News  Ski team cash-strapped under tiered system

Intercollegiate structural review process could redefine club-team funding criteria

The McGill alpine ski team managed to balance its books this year – no small feat, given that the club has been plagued with chronic under-funding strains.

The 25-member team, also registered as a SSMU club, was obliged to pay off $7,000 of debt to last year’s team captain after she personally funded the team’s skyrocketing expenses – a result of McGill’s 2006 Travel Policy for Varsity Athletes, requiring the team to hire buses to travel.

Ski team treasurer Carter Berton, estimated that weekly buses cost the team $350 to finance their bi-weekly training sessions and weekend competitions, on top of membership expenses, training equipment costs, and race entry fees.

“The frustrating part is that McGill Athletics hurt us with their policy, but they don’t recognize us with the funding we deserve,” Berton said, explaining that club teams are responsible for all their own revenue generation. “We’re a good team and we place well [in competitions], but McGill doesn’t see that and reward us.”

While the team’s fall fundraisers normally subsidize the roughly $700 membership fee, the team was required to raise the membership cost to $1,000 and apply for SSMU funding.

Despite recognition as a McGill varsity team, the alpine team only receives $400 per year from McGill Athletics, due to the tiered structure of funding. Fully-funded tier-one teams, like Redman Football, and partially-funded tier-two teams often receive the bulk of Department of Athletics resources. The alpine ski team is one of 30 tier-three club level teams that receives scant funding from the University, some of which still carry the varsity label.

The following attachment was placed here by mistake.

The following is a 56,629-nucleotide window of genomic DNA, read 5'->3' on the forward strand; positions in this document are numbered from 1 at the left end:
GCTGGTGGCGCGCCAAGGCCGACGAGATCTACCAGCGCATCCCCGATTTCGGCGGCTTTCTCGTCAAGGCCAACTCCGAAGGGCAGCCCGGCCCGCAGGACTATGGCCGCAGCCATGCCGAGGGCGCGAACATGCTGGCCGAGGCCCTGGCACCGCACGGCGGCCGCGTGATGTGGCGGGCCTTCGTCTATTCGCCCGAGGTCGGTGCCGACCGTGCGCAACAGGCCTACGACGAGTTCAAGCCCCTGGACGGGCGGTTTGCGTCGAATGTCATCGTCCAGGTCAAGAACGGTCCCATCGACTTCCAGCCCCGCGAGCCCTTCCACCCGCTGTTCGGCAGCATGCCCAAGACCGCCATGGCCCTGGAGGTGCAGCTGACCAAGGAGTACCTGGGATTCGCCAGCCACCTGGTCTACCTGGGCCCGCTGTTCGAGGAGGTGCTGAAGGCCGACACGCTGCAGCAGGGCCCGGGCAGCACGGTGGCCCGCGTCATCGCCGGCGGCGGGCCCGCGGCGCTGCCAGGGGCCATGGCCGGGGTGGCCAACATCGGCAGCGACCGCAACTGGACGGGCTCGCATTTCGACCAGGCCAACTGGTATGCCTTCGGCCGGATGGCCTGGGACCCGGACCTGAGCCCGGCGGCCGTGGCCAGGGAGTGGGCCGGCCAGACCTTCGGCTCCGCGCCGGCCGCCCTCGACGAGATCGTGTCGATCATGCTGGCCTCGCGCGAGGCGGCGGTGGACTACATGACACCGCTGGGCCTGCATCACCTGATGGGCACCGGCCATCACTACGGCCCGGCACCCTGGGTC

According to Megan Kidston, this year’s co-captain, this reality makes McGill the only school on the Quebec race circuit not properly funded by its athletic administration.

“We’re trying so hard to be a competitive team, but we keep getting thwarted by McGill Athletics,” said Kidston, explaining that funding expenses distracted the team from working at their sport. “It’s like McGill is holding back their own athletes from competing the best they can.”

Kidston cited cost-saving examples like training with a half-course of ski gates, or commuting daily to ski races rather than staying overnight at weekend meets, because the team couldn’t afford to keep the bus and the driver with them overnight.

While many club-teams experience under-funding, Lisen Moore, Manager of Intercollegiate Athletics, saw the 1990 introduction of tier-three club-level teams as a positive improvement to athletic life at McGill.

“When the club-team option was presented, it was seen as very positive because it provided more opportunity for students at McGill to get involved with intercollegiate athletics,” Moore said, adding that McGill had to make hard choices about where to allocate their athletics funding.

But SSMU VP Clubs & Services Samantha Cook criticized the Athletics allocation structures.

“McGill Athletics priorities mean that they’re putting most of their money where it’s not conducive to giving the most people the most access,” Cook said, pointing out that club members ended up paying out of their pocket to compete. “It’s really upsetting that it’s one more thing [at McGill] facing under-funding, meaning that students who want to engage often can’t.”

SSMU’s Finance Committee has a special bylaw provision for funding tier-three Athletics teams. This year they gave funding to women’s field hockey, men’s and women’s lacrosse teams, women’s squash, McGill tennis, McGill racing, McGill Nordic ski team, McGill varsity figure skating, and the McGill cycling team.

“Some of the tier-three teams have the best records too, better than some of the big name sports,” Cook added.

But many are hopeful that the Intercollegiate Athletic Structural Review due out in April, after an 18-month advisory process featuring town halls, consultations, and opportunities for input from the Varsity Council, will improve the tiered system.

“April will give us better direction to whether people will be back in the same categories, what criteria needs tweaking, and what additional money needs to be allocated,” Moore said.

Berton was hopeful that the alpine team would eventually gain first-tier status, especially as they finished a close second in the Quebec circuit this year.

“This whole issue makes us want to move up in the tier-level, because we’re a good team, and we need more funding so these issues don’t happen again.”